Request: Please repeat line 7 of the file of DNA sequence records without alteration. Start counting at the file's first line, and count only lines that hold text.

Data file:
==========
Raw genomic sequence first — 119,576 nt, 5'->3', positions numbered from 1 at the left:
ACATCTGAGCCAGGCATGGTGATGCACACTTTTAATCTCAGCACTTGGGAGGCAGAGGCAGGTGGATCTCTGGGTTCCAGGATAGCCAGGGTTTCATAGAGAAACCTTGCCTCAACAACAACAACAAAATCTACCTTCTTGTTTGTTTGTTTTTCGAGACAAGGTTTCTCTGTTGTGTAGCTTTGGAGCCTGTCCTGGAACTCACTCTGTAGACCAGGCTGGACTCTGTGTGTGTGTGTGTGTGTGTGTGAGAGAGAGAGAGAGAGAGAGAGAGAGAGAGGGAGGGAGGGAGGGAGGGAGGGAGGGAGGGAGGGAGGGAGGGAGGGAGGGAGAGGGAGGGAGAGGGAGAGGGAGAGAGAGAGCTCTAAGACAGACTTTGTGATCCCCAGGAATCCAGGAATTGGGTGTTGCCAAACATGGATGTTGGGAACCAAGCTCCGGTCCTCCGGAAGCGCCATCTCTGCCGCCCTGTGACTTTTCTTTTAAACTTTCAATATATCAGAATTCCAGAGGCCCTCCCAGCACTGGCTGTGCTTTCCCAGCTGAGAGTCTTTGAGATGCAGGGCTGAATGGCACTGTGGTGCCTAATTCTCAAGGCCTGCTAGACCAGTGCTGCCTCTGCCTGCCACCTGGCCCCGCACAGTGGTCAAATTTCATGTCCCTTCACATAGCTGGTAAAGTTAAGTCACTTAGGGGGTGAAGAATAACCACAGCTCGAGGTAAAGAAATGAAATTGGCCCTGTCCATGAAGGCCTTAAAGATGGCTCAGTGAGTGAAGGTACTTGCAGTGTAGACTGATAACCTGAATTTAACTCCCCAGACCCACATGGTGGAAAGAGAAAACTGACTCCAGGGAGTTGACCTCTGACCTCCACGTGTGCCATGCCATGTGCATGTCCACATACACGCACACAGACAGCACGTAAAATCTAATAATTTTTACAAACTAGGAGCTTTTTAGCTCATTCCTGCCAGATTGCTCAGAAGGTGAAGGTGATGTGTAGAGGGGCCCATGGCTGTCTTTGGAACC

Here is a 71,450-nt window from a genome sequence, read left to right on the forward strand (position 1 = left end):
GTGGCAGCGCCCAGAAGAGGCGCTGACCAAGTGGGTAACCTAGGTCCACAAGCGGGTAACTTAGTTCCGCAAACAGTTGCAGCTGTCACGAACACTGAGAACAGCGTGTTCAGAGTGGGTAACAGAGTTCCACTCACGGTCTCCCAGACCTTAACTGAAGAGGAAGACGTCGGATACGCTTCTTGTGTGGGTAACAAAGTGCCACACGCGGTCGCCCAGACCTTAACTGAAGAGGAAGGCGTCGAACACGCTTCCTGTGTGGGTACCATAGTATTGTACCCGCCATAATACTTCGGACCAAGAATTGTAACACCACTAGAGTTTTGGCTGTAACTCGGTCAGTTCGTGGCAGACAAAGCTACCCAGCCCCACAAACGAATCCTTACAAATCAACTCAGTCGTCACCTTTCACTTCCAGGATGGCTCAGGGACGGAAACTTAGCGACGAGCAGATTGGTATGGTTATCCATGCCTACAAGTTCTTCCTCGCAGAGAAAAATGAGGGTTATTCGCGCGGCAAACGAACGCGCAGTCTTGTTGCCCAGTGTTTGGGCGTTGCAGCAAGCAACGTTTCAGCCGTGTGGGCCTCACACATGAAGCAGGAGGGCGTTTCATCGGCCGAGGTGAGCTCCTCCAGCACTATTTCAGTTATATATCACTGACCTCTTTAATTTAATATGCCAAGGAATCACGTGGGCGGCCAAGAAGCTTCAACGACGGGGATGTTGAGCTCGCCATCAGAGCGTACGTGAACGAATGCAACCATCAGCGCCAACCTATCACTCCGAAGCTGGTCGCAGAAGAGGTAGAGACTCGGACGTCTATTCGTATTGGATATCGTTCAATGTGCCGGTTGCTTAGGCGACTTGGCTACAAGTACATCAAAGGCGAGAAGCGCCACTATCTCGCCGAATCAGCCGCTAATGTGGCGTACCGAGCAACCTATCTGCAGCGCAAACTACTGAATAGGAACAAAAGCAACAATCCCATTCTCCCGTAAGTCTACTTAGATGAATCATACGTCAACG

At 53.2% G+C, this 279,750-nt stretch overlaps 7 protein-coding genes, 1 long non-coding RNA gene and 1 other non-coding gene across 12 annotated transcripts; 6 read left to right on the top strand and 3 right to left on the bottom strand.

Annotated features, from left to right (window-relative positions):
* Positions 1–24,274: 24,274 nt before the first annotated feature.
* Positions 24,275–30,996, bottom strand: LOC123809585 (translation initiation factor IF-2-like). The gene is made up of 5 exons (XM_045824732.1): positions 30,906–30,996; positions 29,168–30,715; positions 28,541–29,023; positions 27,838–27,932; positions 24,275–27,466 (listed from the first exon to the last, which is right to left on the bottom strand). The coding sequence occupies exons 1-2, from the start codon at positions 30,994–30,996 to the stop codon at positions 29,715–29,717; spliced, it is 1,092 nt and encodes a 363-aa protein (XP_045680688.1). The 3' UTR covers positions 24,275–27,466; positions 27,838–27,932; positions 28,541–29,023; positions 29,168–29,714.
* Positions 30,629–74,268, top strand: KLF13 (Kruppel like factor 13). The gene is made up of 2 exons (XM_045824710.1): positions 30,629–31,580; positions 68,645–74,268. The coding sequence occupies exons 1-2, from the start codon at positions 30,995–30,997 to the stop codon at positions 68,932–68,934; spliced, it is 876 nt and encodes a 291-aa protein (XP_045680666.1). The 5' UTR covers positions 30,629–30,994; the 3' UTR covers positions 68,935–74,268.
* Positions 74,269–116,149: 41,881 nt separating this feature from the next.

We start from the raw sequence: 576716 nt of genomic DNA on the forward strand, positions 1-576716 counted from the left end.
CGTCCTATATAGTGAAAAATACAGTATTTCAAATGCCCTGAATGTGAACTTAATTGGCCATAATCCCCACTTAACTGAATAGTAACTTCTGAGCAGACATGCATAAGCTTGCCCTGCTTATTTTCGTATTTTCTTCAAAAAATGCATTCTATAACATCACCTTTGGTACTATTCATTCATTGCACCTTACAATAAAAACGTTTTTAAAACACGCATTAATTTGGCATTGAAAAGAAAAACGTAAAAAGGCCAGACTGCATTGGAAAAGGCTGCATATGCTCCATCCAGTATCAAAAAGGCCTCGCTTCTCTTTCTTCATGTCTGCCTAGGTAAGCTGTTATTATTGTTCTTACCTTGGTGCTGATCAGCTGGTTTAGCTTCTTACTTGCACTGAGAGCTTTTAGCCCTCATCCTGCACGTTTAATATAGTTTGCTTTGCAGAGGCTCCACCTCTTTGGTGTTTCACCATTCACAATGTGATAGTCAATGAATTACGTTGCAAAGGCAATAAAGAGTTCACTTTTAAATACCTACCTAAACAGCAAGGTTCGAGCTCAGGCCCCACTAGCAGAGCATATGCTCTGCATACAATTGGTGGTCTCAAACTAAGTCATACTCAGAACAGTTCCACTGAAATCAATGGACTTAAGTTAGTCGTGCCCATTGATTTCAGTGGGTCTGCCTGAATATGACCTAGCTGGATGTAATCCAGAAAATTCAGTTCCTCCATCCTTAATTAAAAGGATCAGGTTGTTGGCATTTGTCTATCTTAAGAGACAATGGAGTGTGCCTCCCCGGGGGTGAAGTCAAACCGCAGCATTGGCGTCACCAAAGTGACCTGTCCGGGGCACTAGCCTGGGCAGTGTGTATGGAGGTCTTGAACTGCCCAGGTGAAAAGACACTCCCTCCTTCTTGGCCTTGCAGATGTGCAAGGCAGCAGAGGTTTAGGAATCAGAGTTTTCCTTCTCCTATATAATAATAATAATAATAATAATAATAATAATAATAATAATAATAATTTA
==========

* Positions 1–24,274: 24,274 nt before the first annotated feature.